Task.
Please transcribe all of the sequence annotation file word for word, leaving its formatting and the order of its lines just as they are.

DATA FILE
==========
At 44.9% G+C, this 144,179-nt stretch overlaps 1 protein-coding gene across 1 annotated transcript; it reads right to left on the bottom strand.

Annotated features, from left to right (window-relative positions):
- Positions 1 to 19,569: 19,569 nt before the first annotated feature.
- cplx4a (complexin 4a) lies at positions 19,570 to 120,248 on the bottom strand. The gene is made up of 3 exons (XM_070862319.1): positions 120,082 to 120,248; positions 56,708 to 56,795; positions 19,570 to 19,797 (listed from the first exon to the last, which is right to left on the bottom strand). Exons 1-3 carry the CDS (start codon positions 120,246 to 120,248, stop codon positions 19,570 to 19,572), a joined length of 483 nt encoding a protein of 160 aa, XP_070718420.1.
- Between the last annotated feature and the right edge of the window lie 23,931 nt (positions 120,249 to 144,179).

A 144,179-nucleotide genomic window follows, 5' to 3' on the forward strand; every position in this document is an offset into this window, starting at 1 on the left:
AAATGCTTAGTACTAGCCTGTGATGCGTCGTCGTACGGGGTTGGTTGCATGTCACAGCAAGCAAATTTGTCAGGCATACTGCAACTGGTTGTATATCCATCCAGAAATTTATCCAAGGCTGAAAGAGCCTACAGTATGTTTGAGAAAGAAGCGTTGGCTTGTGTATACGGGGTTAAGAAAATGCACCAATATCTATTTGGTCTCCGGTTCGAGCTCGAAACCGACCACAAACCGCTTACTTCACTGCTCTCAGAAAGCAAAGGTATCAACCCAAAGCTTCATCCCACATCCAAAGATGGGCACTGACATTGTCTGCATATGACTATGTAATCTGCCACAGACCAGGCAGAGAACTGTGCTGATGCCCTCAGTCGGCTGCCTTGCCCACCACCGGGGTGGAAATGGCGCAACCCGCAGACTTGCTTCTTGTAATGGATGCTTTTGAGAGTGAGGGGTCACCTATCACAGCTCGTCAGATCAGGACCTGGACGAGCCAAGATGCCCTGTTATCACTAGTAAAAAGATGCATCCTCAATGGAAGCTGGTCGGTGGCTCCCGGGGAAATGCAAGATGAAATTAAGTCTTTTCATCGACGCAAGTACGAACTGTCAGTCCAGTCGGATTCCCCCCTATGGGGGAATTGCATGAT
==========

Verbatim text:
At 44.9% G+C, this 144,179-nt stretch overlaps 1 protein-coding gene across 1 annotated transcript; it reads right to left on the bottom strand.

Annotated features, from left to right (window-relative positions):
- Positions 1 to 19,569: 19,569 nt before the first annotated feature.
- cplx4a (complexin 4a) lies at positions 19,570 to 120,248 on the bottom strand. The gene is made up of 3 exons (XM_070862319.1): positions 120,082 to 120,248; positions 56,708 to 56,795; positions 19,570 to 19,797 (listed from the first exon to the last, which is right to left on the bottom strand). Exons 1-3 carry the CDS (start codon positions 120,246 to 120,248, stop codon positions 19,570 to 19,572), a joined length of 483 nt encoding a protein of 160 aa, XP_070718420.1.
- Between the last annotated feature and the right edge of the window lie 23,931 nt (positions 120,249 to 144,179).

A 144,179-nucleotide genomic window follows, 5' to 3' on the forward strand; every position in this document is an offset into this window, starting at 1 on the left:
AAATGCTTAGTACTAGCCTGTGATGCGTCGTCGTACGGGGTTGGTTGCATGTCACAGCAAGCAAATTTGTCAGGCATACTGCAACTGGTTGTATATCCATCCAGAAATTTATCCAAGGCTGAAAGAGCCTACAGTATGTTTGAGAAAGAAGCGTTGGCTTGTGTATACGGGGTTAAGAAAATGCACCAATATCTATTTGGTCTCCGGTTCGAGCTCGAAACCGACCACAAACCGCTTACTTCACTGCTCTCAGAAAGCAAAGGTATCAACCCAAAGCTTCATCCCACATCCAAAGATGGGCACTGACATTGTCTGCATATGACTATGTAATCTGCCACAGACCAGGCAGAGAACTGTGCTGATGCCCTCAGTCGGCTGCCTTGCCCACCACCGGGGTGGAAATGGCGCAACCCGCAGACTTGCTTCTTGTAATGGATGCTTTTGAGAGTGAGGGGTCACCTATCACAGCTCGTCAGATCAGGACCTGGACGAGCCAAGATGCCCTGTTATCACTAGTAAAAAGATGCATCCTCAATGGAAGCTGGTCGGTGGCTCCCGGGGAAATGCAAGATGAAATTAAGTCTTTTCATCGACGCAAGTACGAACTGTCAGTCCAGTCGGATTCCCCCCTATGGGGGAATTGCATGAT